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on January 9, 2013
Ann LeCaire wrote as though she was writing in her dairy or journal. At times it's an interesting read; at others it's rather slow and makes you feel like it's time for a short nap. It also gets repetitive, and it often makes you wonder "Why?"

Keeping silence on days such as Christmas and birthdays did not seem to make any sense - and felt more like creating distance from friends and family than being there to share celebrations with them. And refusing to answer anything, even in writing (despite the fact that she wrote on silent days) also seemed distant and antisocial.

I usually read a book through from beginning to end without taking a break for a while mid-way. For this one, I had to stop about half way through and read a few books before coming back to finish this one. It was just getting too long and drawn out and making me feel a bit listless. In the second half, her story perked up a bit, and her story became more interesting.

This was a bookclub book, and the title made it sound intriguing. By the time I finished it, however, it felt more like I'd read a book by someone tied into a path with no flexibility or enjoyment, almost as if she was trapped with no way out.

I have a lot of quiet time in my life, and quite moments and interacting moments seem part of a normal way of being. It seems rather odd and uncomfortable to make something so pronounced out of being quiet and to structure it so strictly. It's always good to take time for yourself and make time for yourself. But relax. Go with the flow. Breath. Enjoy life, and don't tie yourself in knots over schedules and calendars and can't do's and must do's.
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on January 5, 2018
The practice of silence can bring positive results. But when it conflicts with those you love (a silent day when it is your daughter's birthday) isn't a negative? The practice is more practical for the author since she is an author who writes from home. For most people, their job would not allow silence on the prescribed days. The author gives many insights, but practicing silence is not something that many people can do
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on August 1, 2012
This is a beautiful and inspiring book and it was a perfect read for me while on vacation in a cabin all by myself. This book captures the silence and solitude that we all yearn for, yet struggle to capture in our everyday lives. While not all of us are as lucky or can as easily close the door and the blinds to the world and partake in silence, the book did inspire me to practice silence within my own limits and to what extent it will fit into my life. Small steps can provide huge benefits.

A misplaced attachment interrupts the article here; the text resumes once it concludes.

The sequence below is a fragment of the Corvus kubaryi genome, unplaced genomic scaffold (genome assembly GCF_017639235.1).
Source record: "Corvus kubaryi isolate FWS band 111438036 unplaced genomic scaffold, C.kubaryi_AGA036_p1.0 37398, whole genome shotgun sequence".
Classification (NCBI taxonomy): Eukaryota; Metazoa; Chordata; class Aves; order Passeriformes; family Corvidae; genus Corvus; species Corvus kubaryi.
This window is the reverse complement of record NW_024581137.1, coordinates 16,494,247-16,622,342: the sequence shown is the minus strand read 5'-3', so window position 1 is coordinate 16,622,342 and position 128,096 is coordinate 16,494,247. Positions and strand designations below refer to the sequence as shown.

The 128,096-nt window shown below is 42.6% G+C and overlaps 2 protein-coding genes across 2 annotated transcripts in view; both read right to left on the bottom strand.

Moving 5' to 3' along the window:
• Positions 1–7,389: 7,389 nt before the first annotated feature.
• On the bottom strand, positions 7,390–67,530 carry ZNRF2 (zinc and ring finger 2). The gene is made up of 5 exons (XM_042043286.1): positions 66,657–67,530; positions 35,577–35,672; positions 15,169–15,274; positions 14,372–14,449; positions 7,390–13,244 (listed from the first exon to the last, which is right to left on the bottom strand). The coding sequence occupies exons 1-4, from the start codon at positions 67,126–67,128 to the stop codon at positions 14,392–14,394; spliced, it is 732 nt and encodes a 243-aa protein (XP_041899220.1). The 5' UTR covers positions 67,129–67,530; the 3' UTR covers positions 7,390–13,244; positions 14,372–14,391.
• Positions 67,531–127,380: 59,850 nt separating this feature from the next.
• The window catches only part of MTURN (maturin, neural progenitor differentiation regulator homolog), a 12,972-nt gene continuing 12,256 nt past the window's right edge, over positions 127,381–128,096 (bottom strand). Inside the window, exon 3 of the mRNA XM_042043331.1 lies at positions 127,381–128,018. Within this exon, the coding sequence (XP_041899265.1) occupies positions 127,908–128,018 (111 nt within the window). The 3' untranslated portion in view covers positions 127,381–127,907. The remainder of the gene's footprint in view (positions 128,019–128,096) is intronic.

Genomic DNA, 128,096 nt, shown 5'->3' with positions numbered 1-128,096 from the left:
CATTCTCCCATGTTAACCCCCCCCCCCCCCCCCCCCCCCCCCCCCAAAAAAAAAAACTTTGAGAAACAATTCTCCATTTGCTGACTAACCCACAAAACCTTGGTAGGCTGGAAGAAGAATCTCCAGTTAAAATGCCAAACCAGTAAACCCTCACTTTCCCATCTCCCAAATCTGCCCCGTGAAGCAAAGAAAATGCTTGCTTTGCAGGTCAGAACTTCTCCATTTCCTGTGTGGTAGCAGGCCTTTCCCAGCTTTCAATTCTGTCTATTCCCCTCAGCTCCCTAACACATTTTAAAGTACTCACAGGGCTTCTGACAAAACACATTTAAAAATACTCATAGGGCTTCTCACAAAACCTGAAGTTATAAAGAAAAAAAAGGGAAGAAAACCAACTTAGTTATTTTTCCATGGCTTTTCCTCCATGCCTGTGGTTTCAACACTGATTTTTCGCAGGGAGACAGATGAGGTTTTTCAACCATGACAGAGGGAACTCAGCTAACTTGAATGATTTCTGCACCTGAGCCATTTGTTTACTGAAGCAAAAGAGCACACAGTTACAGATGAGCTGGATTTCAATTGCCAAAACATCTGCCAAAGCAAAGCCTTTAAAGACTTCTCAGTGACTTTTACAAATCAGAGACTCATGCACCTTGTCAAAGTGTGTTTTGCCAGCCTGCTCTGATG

... Going deep, I knew, often leads to change. Was silence, then, to be a stone that would fall deep, reconfiguring the depths of my being, even as it sent ripples circling out? I released the thought almost as soon as it came, as I was not ready to consider its implications. I knew only that after this one day I felt profoundly rested and replenished, as if I had gone on a weekend retreat...
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Interesting initially but boring after a few chapters... sounds too much like any other philosopher with a theory of everything and a solution to all your and everybody's troubles.
I have yet to find a one size fits all remedy to anything, sorry
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on March 12, 2014
Can't read this book too many times. Such a well-written chronicle of the author's journey and daily discovery into a new way of being. Presented such a beautiful portrait of a beautiful life along with it's impact on her friends and family. She was poignantly honest about feelings and frustrations in different situations and at different points along the ongoing years of this path.

A gifted writer, one can always get new meaning reading the passages over and over. Small book will be read into the future. Joins the top of my favorites list!
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on November 13, 2014